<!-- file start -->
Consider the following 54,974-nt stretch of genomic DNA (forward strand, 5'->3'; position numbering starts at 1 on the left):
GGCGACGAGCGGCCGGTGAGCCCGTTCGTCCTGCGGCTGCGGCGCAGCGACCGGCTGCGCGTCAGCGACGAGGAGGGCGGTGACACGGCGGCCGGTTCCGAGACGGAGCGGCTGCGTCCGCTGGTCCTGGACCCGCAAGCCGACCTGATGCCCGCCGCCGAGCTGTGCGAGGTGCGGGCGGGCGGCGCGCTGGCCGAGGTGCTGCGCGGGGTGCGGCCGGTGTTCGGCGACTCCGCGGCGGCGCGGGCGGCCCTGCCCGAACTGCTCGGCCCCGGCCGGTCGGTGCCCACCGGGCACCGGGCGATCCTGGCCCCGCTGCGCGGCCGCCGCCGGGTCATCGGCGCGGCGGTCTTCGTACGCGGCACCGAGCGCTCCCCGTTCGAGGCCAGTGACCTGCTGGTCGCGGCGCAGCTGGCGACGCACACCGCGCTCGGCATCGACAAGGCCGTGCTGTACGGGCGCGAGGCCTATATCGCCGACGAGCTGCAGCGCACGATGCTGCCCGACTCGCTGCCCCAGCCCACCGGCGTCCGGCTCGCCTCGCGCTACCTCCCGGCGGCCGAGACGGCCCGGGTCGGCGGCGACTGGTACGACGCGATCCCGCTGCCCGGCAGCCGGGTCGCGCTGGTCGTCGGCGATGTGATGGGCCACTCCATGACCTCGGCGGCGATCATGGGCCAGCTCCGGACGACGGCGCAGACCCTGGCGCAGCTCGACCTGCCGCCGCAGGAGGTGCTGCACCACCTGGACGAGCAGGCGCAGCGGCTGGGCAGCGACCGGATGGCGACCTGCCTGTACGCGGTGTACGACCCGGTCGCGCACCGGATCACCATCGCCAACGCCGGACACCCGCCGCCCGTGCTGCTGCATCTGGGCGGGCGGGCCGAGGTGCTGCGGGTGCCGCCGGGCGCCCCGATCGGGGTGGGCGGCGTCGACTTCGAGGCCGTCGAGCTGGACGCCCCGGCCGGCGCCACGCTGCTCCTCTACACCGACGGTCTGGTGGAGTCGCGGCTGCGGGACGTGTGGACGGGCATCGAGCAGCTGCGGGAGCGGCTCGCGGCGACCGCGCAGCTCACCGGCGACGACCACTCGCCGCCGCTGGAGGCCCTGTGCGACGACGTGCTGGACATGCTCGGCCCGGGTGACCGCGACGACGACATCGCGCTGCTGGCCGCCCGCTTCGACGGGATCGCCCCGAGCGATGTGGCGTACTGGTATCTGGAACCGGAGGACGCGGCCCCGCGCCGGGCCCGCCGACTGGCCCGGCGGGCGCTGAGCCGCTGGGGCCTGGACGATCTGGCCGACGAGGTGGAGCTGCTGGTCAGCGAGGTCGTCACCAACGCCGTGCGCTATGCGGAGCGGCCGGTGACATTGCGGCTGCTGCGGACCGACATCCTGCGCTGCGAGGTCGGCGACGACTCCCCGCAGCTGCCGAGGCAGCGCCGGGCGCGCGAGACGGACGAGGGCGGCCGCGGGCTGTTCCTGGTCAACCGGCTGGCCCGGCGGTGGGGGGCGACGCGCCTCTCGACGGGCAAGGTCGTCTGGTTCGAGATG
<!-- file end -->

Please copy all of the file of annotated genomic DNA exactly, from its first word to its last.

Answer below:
Consider the following 54,974-nt stretch of genomic DNA (forward strand, 5'->3'; position numbering starts at 1 on the left):
GGCGACGAGCGGCCGGTGAGCCCGTTCGTCCTGCGGCTGCGGCGCAGCGACCGGCTGCGCGTCAGCGACGAGGAGGGCGGTGACACGGCGGCCGGTTCCGAGACGGAGCGGCTGCGTCCGCTGGTCCTGGACCCGCAAGCCGACCTGATGCCCGCCGCCGAGCTGTGCGAGGTGCGGGCGGGCGGCGCGCTGGCCGAGGTGCTGCGCGGGGTGCGGCCGGTGTTCGGCGACTCCGCGGCGGCGCGGGCGGCCCTGCCCGAACTGCTCGGCCCCGGCCGGTCGGTGCCCACCGGGCACCGGGCGATCCTGGCCCCGCTGCGCGGCCGCCGCCGGGTCATCGGCGCGGCGGTCTTCGTACGCGGCACCGAGCGCTCCCCGTTCGAGGCCAGTGACCTGCTGGTCGCGGCGCAGCTGGCGACGCACACCGCGCTCGGCATCGACAAGGCCGTGCTGTACGGGCGCGAGGCCTATATCGCCGACGAGCTGCAGCGCACGATGCTGCCCGACTCGCTGCCCCAGCCCACCGGCGTCCGGCTCGCCTCGCGCTACCTCCCGGCGGCCGAGACGGCCCGGGTCGGCGGCGACTGGTACGACGCGATCCCGCTGCCCGGCAGCCGGGTCGCGCTGGTCGTCGGCGATGTGATGGGCCACTCCATGACCTCGGCGGCGATCATGGGCCAGCTCCGGACGACGGCGCAGACCCTGGCGCAGCTCGACCTGCCGCCGCAGGAGGTGCTGCACCACCTGGACGAGCAGGCGCAGCGGCTGGGCAGCGACCGGATGGCGACCTGCCTGTACGCGGTGTACGACCCGGTCGCGCACCGGATCACCATCGCCAACGCCGGACACCCGCCGCCCGTGCTGCTGCATCTGGGCGGGCGGGCCGAGGTGCTGCGGGTGCCGCCGGGCGCCCCGATCGGGGTGGGCGGCGTCGACTTCGAGGCCGTCGAGCTGGACGCCCCGGCCGGCGCCACGCTGCTCCTCTACACCGACGGTCTGGTGGAGTCGCGGCTGCGGGACGTGTGGACGGGCATCGAGCAGCTGCGGGAGCGGCTCGCGGCGACCGCGCAGCTCACCGGCGACGACCACTCGCCGCCGCTGGAGGCCCTGTGCGACGACGTGCTGGACATGCTCGGCCCGGGTGACCGCGACGACGACATCGCGCTGCTGGCCGCCCGCTTCGACGGGATCGCCCCGAGCGATGTGGCGTACTGGTATCTGGAACCGGAGGACGCGGCCCCGCGCCGGGCCCGCCGACTGGCCCGGCGGGCGCTGAGCCGCTGGGGCCTGGACGATCTGGCCGACGAGGTGGAGCTGCTGGTCAGCGAGGTCGTCACCAACGCCGTGCGCTATGCGGAGCGGCCGGTGACATTGCGGCTGCTGCGGACCGACATCCTGCGCTGCGAGGTCGGCGACGACTCCCCGCAGCTGCCGAGGCAGCGCCGGGCGCGCGAGACGGACGAGGGCGGCCGCGGGCTGTTCCTGGTCAACCGGCTGGCCCGGCGGTGGGGGGCGACGCGCCTCTCGACGGGCAAGGTCGTCTGGTTCGAGATG